There were reports of leaky roofs, windows and doors in some housing areas, which were reported and are being addressed by the non-governmental housing partners responsible.

    Throughout the buildup to the storm and concluding with its aftermath, JBAB was in contact with a large number of its resident families and unaccompanied personnel, online.

    “Thanks for all your help and support to the families and workers on JBAB,” wrote one person, expressing appreciation for JBAB’s Incident Management Team and its leadership.

    “Thanks for all the updates and answers!”

    “We really appreciate this base service.”

    “I know our family can't thank you enough for keeping us informed before during and after the storm.”

    “It is good to know that [JBAB] is committed to providing prompt and correct information as soon as possible,” were some of the many comments residents sent electronically.

    News and information provided to residents and off-base workers helped make a difference in the planning and execution of plans by some.

    “Thanks so much for staying involved during the storm. The way you maintained information flow throughout was so helpful to me and my family! We adjusted plans and prep work based on your posts on a number of occasions and could not be more grateful for the excellent, excellent work,” another person wrote.

    Halloween fun is still on
    Earlier this afternoon, Calandra made the decision that plans for Halloween activities at the base, for the benefit of the many children living there, would continue as planned. “That includes our parade and trick or treating,” he said.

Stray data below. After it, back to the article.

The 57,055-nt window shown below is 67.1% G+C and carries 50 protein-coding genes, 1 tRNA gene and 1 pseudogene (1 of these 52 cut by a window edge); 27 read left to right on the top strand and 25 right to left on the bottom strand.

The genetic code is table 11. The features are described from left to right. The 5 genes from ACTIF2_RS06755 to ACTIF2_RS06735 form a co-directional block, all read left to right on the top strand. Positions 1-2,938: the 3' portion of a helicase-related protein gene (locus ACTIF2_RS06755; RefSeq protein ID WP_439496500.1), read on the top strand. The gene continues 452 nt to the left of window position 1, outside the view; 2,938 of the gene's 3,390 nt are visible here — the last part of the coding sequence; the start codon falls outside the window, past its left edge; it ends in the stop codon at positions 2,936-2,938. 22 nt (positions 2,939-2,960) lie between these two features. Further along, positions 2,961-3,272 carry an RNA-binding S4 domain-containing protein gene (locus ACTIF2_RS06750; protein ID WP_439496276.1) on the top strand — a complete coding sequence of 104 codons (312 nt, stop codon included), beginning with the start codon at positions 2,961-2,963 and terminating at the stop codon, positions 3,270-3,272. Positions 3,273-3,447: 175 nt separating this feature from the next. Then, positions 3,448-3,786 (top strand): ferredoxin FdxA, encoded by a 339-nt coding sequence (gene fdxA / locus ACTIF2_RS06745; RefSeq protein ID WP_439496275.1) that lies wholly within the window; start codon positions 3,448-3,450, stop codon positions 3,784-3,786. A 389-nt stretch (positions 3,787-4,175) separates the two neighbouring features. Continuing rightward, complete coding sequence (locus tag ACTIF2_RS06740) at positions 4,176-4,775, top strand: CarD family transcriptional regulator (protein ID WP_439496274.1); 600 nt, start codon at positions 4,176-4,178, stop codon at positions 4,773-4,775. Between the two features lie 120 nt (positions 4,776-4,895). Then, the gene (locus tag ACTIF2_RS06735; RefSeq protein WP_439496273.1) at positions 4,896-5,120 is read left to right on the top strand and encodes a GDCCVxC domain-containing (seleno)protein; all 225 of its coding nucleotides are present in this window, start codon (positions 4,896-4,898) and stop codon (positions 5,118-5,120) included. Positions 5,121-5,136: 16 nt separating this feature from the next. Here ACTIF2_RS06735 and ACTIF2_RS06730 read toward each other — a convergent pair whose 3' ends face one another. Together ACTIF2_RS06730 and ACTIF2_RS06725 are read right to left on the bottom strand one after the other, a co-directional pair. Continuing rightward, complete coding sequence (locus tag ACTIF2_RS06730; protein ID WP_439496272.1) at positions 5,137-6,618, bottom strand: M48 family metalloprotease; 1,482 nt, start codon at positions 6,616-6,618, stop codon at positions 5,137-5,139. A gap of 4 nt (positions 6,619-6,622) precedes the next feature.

To help ensure the safety for children, especially when they are crossing streets, JBAB DoD Police Sgt. Ana Tarango, organized parents and other volunteers to augment police during trick-or-treat activities.

    The adults, who have been designated as “the Pumpkin Patrol,” will serve as crossing guards, equipped with flashlights and reflective vests after undergoing some basic training before being pressed into service, Tarango said. “This is especially important when the sun goes down and the children in costumes might not be as easy to see,” she said.

    Other adult volunteers and children will assist in checking the safety of candy and getting McGruff, The Crime Dog, around the base streets, as the large white dog with black spots, has challenges walking correctly on its hind legs for long periods of time, Tarango reported.

    After a well-deserved night’s sleep, members of JBAB’s Incident Management Team will return to work and be joined by colleagues and others who are coming to work for the first time this week – some perhaps dressed as goblins, pirates, sailors, airmen, soldiers, Coast Guardsmen and Marines. However they are dressed, they will return to a base that is ready to resume normal operations, much of it vital to the nation and the world.



    Date Taken: 10.30.2012
    Date Posted: 10.30.2012 17:09
    Story ID: 97015
    Location: WASHINGTON, DC, US